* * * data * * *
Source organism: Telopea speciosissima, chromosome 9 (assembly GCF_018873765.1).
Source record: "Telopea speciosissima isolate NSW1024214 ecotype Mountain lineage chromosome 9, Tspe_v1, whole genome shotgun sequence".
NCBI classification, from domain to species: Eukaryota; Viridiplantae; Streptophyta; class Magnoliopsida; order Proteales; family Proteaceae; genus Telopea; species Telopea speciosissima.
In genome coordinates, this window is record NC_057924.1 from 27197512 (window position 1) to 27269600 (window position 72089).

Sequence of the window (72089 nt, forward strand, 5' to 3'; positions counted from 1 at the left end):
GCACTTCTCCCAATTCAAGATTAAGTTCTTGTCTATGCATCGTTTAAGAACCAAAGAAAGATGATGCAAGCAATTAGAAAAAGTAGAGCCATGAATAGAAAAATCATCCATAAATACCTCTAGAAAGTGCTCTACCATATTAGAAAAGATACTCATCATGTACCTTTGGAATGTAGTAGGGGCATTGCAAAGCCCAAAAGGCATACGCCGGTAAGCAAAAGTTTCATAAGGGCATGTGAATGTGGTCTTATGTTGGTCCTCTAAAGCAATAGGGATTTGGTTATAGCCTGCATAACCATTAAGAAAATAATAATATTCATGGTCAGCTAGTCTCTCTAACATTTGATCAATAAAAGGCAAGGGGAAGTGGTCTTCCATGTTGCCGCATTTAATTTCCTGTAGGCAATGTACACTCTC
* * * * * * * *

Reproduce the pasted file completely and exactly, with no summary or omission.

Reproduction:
Source organism: Telopea speciosissima, chromosome 9 (assembly GCF_018873765.1).
Source record: "Telopea speciosissima isolate NSW1024214 ecotype Mountain lineage chromosome 9, Tspe_v1, whole genome shotgun sequence".
NCBI classification, from domain to species: Eukaryota; Viridiplantae; Streptophyta; class Magnoliopsida; order Proteales; family Proteaceae; genus Telopea; species Telopea speciosissima.
In genome coordinates, this window is record NC_057924.1 from 27197512 (window position 1) to 27269600 (window position 72089).

Sequence of the window (72089 nt, forward strand, 5' to 3'; positions counted from 1 at the left end):
GCACTTCTCCCAATTCAAGATTAAGTTCTTGTCTATGCATCGTTTAAGAACCAAAGAAAGATGATGCAAGCAATTAGAAAAAGTAGAGCCATGAATAGAAAAATCATCCATAAATACCTCTAGAAAGTGCTCTACCATATTAGAAAAGATACTCATCATGTACCTTTGGAATGTAGTAGGGGCATTGCAAAGCCCAAAAGGCATACGCCGGTAAGCAAAAGTTTCATAAGGGCATGTGAATGTGGTCTTATGTTGGTCCTCTAAAGCAATAGGGATTTGGTTATAGCCTGCATAACCATTAAGAAAATAATAATATTCATGGTCAGCTAGTCTCTCTAACATTTGATCAATAAAAGGCAAGGGGAAGTGGTCTTCCATGTTGCCGCATTTAATTTCCTGTAGGCAATGTACACTCTC